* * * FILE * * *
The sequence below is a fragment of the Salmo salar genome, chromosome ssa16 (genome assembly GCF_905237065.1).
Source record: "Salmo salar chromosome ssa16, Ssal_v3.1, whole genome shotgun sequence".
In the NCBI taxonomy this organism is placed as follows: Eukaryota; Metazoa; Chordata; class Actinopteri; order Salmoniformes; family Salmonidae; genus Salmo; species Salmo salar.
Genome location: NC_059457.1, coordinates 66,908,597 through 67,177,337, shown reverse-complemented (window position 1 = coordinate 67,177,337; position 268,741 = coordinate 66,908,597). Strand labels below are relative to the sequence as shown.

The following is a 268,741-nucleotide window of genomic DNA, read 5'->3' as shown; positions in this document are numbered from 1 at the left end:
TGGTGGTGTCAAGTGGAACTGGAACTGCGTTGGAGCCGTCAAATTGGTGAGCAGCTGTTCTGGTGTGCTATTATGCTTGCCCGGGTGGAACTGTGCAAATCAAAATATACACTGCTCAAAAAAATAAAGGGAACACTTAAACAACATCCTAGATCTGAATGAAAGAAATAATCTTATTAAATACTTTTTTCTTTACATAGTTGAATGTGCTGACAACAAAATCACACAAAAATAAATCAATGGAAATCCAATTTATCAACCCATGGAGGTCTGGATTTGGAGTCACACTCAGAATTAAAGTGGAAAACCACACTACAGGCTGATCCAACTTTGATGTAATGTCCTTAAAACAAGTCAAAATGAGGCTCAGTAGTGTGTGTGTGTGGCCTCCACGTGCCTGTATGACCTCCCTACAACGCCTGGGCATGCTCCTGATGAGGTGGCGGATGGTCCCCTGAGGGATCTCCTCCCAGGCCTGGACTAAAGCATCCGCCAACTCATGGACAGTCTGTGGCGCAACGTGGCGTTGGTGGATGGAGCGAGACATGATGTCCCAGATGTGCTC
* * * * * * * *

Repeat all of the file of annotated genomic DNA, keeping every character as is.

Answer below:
The sequence below is a fragment of the Salmo salar genome, chromosome ssa16 (genome assembly GCF_905237065.1).
Source record: "Salmo salar chromosome ssa16, Ssal_v3.1, whole genome shotgun sequence".
In the NCBI taxonomy this organism is placed as follows: Eukaryota; Metazoa; Chordata; class Actinopteri; order Salmoniformes; family Salmonidae; genus Salmo; species Salmo salar.
Genome location: NC_059457.1, coordinates 66,908,597 through 67,177,337, shown reverse-complemented (window position 1 = coordinate 67,177,337; position 268,741 = coordinate 66,908,597). Strand labels below are relative to the sequence as shown.

The following is a 268,741-nucleotide window of genomic DNA, read 5'->3' as shown; positions in this document are numbered from 1 at the left end:
TGGTGGTGTCAAGTGGAACTGGAACTGCGTTGGAGCCGTCAAATTGGTGAGCAGCTGTTCTGGTGTGCTATTATGCTTGCCCGGGTGGAACTGTGCAAATCAAAATATACACTGCTCAAAAAAATAAAGGGAACACTTAAACAACATCCTAGATCTGAATGAAAGAAATAATCTTATTAAATACTTTTTTCTTTACATAGTTGAATGTGCTGACAACAAAATCACACAAAAATAAATCAATGGAAATCCAATTTATCAACCCATGGAGGTCTGGATTTGGAGTCACACTCAGAATTAAAGTGGAAAACCACACTACAGGCTGATCCAACTTTGATGTAATGTCCTTAAAACAAGTCAAAATGAGGCTCAGTAGTGTGTGTGTGTGGCCTCCACGTGCCTGTATGACCTCCCTACAACGCCTGGGCATGCTCCTGATGAGGTGGCGGATGGTCCCCTGAGGGATCTCCTCCCAGGCCTGGACTAAAGCATCCGCCAACTCATGGACAGTCTGTGGCGCAACGTGGCGTTGGTGGATGGAGCGAGACATGATGTCCCAGATGTGCTC